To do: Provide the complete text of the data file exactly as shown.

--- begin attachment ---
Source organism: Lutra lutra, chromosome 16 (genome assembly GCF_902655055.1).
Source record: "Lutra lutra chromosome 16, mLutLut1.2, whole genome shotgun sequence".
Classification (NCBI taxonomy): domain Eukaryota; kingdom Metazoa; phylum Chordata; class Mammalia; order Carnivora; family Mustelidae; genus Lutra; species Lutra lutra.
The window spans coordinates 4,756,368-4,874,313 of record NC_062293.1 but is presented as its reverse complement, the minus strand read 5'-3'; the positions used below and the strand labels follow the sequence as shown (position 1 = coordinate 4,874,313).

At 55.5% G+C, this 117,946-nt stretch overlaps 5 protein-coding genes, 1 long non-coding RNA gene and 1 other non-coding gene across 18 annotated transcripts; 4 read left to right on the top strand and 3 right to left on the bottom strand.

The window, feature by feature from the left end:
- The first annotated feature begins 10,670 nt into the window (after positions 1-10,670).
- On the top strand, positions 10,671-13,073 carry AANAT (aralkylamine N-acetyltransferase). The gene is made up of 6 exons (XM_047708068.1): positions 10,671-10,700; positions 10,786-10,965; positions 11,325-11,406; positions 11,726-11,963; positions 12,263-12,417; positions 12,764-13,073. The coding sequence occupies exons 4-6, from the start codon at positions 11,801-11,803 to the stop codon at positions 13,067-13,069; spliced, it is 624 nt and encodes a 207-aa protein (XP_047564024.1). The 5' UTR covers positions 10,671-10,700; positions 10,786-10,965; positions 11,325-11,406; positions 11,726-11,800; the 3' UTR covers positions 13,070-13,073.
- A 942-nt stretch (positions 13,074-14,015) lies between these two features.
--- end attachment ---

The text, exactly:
Source organism: Lutra lutra, chromosome 16 (genome assembly GCF_902655055.1).
Source record: "Lutra lutra chromosome 16, mLutLut1.2, whole genome shotgun sequence".
Classification (NCBI taxonomy): domain Eukaryota; kingdom Metazoa; phylum Chordata; class Mammalia; order Carnivora; family Mustelidae; genus Lutra; species Lutra lutra.
The window spans coordinates 4,756,368-4,874,313 of record NC_062293.1 but is presented as its reverse complement, the minus strand read 5'-3'; the positions used below and the strand labels follow the sequence as shown (position 1 = coordinate 4,874,313).

At 55.5% G+C, this 117,946-nt stretch overlaps 5 protein-coding genes, 1 long non-coding RNA gene and 1 other non-coding gene across 18 annotated transcripts; 4 read left to right on the top strand and 3 right to left on the bottom strand.

The window, feature by feature from the left end:
- The first annotated feature begins 10,670 nt into the window (after positions 1-10,670).
- On the top strand, positions 10,671-13,073 carry AANAT (aralkylamine N-acetyltransferase). The gene is made up of 6 exons (XM_047708068.1): positions 10,671-10,700; positions 10,786-10,965; positions 11,325-11,406; positions 11,726-11,963; positions 12,263-12,417; positions 12,764-13,073. The coding sequence occupies exons 4-6, from the start codon at positions 11,801-11,803 to the stop codon at positions 13,067-13,069; spliced, it is 624 nt and encodes a 207-aa protein (XP_047564024.1). The 5' UTR covers positions 10,671-10,700; positions 10,786-10,965; positions 11,325-11,406; positions 11,726-11,800; the 3' UTR covers positions 13,070-13,073.
- A 942-nt stretch (positions 13,074-14,015) lies between these two features.